The best seasons for catching perch are in the fall and spring. You may be able to find some perch in the summer, as long as it is not the hottest times of the year. They like cool waters, so it is best to try to catch them during these seasons.

How to Catch a Perch – Perch Fishing Tips

Young lady fishing perch on the river

And now, the moment you have been waiting for – how to catch a perch.

There are many things to think about but there are a few ways to do it with success. Here they are:

1. Light is better.

You want to get your most sensitive, lightest line and rod in the tackle box.

The goal is to have your most sensitive tools ready. Otherwise, you will barely even feel your perch biting.

For instance, you may opt for a light power rod or an ultralight. As for a good tackle, it can be the same one you use for crappie.

Now, as for the line, you can do away with the monofilament. But if you are losing hooks or floats, then you may want to use a braided line with a heavier weight. The only thing not quite great about this line is that there is a reduced abrasion resistance to it. Also, typing this kind of line can be a bit tough.

2. It’s in the rigs and hooks.

Another thing you need to think about is the rig and hook you use.

When we talk about the anatomy of a perch, it’s obvious that their mouths are smaller than crappie.

This makes it tougher to catch this fish. So, you want to use a smaller hook, something around sizes 6 or 8.

Additionally, spreader rigs should work well, too. But steer clear from those used for crappie. The hook size is not quite the same as these guys.

Bullet weights rig is even better. This is particularly true when you are working at the bottom.

Read more: Texas Rig Vs Carolina Rig – Which One is Best to Use?

3. Get your slip floats ready.

If you can only have one tackle to use for catching perch, it would be a slip float.

This is essential for this type of perch – you just should not leave home without it. This type of float ensures the most accurate casting. But at the same time, this facilitates accuracy in depth control.

So, if you can invest in a premium slip float, you should definitely go for it.

If you are looking to catch yellow perch, these bad boys are about the same size as crappie. As a result, you may be able to do away with a float for crappie.

Now, here’s something very important to note – braid lines and slip floats don’t mix. The braid wreaks havoc to the insert. This is why you are better off with a monofilament. Period.

Another thing to think about a slip float is how it works.

Using a live bait should make perch fishing a breeze. But if you are going to use this each time, it can eventually lose its touch. After all, snagging can be a common issue whenever you fish over and right around the cover.

With this in mind, you can use a slip float to prevent getting stuck.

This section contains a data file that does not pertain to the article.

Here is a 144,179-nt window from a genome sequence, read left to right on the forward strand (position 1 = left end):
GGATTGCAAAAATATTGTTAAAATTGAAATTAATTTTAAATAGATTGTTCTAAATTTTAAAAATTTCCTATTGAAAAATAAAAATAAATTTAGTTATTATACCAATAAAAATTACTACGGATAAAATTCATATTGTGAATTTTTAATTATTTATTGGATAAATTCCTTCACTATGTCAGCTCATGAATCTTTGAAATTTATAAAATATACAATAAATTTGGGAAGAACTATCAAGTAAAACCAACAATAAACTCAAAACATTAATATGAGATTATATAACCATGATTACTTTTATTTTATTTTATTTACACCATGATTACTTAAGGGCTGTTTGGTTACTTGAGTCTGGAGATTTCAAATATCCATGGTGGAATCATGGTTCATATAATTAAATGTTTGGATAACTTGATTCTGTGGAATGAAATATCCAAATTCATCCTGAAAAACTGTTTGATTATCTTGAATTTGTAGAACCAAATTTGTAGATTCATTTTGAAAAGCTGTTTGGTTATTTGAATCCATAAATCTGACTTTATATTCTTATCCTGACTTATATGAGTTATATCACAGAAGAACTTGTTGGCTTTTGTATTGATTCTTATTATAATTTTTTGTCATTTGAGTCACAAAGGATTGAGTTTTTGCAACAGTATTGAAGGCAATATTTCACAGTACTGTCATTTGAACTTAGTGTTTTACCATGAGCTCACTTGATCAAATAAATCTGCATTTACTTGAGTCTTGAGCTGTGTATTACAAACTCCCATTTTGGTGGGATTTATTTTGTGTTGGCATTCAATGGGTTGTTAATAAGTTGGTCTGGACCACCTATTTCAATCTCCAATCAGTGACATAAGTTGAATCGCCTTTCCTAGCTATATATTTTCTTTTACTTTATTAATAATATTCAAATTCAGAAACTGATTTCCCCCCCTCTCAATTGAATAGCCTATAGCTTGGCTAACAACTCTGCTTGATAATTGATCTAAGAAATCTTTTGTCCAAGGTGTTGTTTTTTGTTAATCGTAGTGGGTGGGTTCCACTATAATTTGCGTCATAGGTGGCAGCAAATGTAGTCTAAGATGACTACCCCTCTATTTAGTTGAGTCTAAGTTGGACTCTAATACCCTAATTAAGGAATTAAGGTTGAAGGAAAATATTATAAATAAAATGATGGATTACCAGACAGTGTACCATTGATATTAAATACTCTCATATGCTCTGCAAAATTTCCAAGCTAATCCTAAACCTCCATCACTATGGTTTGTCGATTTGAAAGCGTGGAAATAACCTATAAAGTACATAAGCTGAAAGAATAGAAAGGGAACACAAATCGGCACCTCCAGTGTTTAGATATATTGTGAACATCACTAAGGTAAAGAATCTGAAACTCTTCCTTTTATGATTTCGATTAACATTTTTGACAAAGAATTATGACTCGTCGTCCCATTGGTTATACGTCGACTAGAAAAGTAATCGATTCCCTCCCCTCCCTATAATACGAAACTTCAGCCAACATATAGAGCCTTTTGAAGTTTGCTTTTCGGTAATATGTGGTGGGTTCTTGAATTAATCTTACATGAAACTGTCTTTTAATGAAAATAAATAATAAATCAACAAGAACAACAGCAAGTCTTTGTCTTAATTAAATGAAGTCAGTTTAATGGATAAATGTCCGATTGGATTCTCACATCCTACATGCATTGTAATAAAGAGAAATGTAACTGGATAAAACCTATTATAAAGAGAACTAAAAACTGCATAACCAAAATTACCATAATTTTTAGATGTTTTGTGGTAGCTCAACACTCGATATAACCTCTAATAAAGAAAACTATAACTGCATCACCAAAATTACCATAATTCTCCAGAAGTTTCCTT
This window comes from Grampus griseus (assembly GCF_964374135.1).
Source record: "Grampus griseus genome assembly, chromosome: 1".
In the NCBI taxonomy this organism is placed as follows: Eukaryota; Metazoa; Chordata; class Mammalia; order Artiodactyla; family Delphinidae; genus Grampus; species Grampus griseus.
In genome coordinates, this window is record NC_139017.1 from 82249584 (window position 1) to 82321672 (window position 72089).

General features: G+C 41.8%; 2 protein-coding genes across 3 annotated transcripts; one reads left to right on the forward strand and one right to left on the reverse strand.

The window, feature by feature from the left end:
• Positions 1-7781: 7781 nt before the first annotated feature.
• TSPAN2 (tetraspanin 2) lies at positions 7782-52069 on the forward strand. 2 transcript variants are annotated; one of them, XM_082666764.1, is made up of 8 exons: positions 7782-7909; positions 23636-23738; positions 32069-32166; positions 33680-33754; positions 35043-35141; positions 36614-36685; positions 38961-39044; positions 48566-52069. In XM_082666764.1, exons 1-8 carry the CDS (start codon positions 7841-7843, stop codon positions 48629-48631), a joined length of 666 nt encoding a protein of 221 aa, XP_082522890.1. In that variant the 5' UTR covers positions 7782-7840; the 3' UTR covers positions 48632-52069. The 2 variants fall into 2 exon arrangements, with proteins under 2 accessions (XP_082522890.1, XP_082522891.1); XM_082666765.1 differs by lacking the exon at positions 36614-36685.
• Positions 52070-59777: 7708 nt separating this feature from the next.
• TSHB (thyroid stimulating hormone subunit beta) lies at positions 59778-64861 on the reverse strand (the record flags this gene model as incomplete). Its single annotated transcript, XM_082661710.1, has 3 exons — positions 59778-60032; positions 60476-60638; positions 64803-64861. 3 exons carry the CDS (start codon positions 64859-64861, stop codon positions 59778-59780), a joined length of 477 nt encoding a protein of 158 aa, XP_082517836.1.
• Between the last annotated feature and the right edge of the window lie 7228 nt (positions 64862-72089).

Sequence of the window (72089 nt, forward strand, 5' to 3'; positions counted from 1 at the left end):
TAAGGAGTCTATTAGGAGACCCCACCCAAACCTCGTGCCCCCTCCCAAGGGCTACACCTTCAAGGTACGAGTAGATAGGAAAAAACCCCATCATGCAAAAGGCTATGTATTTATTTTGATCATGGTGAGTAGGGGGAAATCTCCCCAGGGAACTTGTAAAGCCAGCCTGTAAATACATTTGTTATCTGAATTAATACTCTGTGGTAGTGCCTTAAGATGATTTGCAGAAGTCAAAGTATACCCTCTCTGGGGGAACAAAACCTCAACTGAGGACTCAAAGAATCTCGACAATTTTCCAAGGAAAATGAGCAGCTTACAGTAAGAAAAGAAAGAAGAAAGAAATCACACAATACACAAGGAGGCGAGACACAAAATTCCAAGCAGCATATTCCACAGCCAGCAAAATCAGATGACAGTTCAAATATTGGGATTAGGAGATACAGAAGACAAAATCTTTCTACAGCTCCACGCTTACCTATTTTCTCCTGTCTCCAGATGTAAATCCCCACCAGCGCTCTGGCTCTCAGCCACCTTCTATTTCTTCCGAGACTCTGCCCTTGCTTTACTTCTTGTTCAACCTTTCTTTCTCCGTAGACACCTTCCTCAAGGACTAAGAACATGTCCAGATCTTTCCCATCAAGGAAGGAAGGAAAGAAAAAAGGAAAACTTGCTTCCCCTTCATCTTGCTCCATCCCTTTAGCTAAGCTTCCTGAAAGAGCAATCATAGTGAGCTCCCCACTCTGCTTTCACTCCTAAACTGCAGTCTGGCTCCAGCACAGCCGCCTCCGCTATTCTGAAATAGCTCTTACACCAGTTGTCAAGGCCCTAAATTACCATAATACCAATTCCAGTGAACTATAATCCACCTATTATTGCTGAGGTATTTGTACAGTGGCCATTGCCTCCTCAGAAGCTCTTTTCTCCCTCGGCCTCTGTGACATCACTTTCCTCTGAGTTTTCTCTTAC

Perch simply love the school close to the cover. This, and on the bottom, are their favorite locations. So, if you are using live bait, a slip float is a cool add-on. You should not have a tough time adjusting the depth in the most accurate manner.

Another way to use your live bait is when you use it to catch fish on a downed tree or brush pile. Rigging your live minnow and casting right over and around the area will be sure to yield results. But you sure would want to adjust your slip float. This way, your minnow will be between 6 and 10 inches from the water’s bottom.

Don’t have minnows? You can use waxworms or crickets just as fine.

Additional Tips When Catching Perch

The caught fresh-water perch in the summer

Perch sure love their cover.

On the other hand, it can be very challenging for anglers to catch in thick areas. There are issues with snagging such as in vegetation and similar areas.

While minnows are great since perch love these things, you can also use a soft bait weedless. What’s great about it is that there is no issue with snagging with this bait. You can even fish through those thick weed beds and use a life-like bait. No problem doing these things at all!

As stated earlier, perch thrive in the depths of the water with a cooler temperature. This is why it is best to stick to ledges, drop-offs, and the like if you want to catch your perch.

But during spring, perch prefer to stay in lakes and streams between 6 and 10 feet in depth. You can also locate them quickly as they like to go to areas frequented by many anglers. Tributaries, rocky shallows, and weed beds are their most preferred spots.

But once summer begins, perch fishing gets tougher. They like to go deeper into the water once the temperature rises. This is why a fish finder would come in handy in this case. You should be able to figure out where these little devils are hiding. Mostly, they like a muddy bottom between 20 and 25 feet deep.

Not sure how to go a little deeper to the bottom? A bottom bouncer with a live bait should be very useful. As long as you know where and how deep the perch are, you can go from live bait to a jig. You can even cover a larger area by doing vertical fishing to catch your perch.


It sure is a fun experience trying to catch a perch.

So, whether it is your first time to catch one or you have done this in the past, these perch fishing tips could sure come in handy.

As a supplement, this video can help you out by providing more tips to get you started: